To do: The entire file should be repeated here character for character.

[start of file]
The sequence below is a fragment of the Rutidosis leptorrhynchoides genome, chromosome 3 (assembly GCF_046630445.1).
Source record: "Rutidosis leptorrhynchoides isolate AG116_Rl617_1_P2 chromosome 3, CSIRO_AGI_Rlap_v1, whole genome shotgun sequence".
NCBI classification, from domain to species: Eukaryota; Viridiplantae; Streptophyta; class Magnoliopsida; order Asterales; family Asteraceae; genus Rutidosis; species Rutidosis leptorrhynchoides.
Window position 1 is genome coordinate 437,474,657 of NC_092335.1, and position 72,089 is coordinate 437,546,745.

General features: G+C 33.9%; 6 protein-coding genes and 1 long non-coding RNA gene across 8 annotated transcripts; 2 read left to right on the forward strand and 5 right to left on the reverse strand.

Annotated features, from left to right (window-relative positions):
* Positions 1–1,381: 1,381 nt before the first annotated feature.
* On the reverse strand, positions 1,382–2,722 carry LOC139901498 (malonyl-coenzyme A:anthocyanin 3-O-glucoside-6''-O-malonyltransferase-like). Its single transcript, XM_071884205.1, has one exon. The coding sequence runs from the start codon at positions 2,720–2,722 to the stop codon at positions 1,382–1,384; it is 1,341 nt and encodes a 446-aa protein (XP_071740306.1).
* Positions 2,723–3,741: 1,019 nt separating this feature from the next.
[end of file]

The sequence below is a fragment of the Rutidosis leptorrhynchoides genome, chromosome 3 (assembly GCF_046630445.1).
Source record: "Rutidosis leptorrhynchoides isolate AG116_Rl617_1_P2 chromosome 3, CSIRO_AGI_Rlap_v1, whole genome shotgun sequence".
NCBI classification, from domain to species: Eukaryota; Viridiplantae; Streptophyta; class Magnoliopsida; order Asterales; family Asteraceae; genus Rutidosis; species Rutidosis leptorrhynchoides.
Window position 1 is genome coordinate 437,474,657 of NC_092335.1, and position 72,089 is coordinate 437,546,745.

General features: G+C 33.9%; 6 protein-coding genes and 1 long non-coding RNA gene across 8 annotated transcripts; 2 read left to right on the forward strand and 5 right to left on the reverse strand.

Annotated features, from left to right (window-relative positions):
* Positions 1–1,381: 1,381 nt before the first annotated feature.
* On the reverse strand, positions 1,382–2,722 carry LOC139901498 (malonyl-coenzyme A:anthocyanin 3-O-glucoside-6''-O-malonyltransferase-like). Its single transcript, XM_071884205.1, has one exon. The coding sequence runs from the start codon at positions 2,720–2,722 to the stop codon at positions 1,382–1,384; it is 1,341 nt and encodes a 446-aa protein (XP_071740306.1).
* Positions 2,723–3,741: 1,019 nt separating this feature from the next.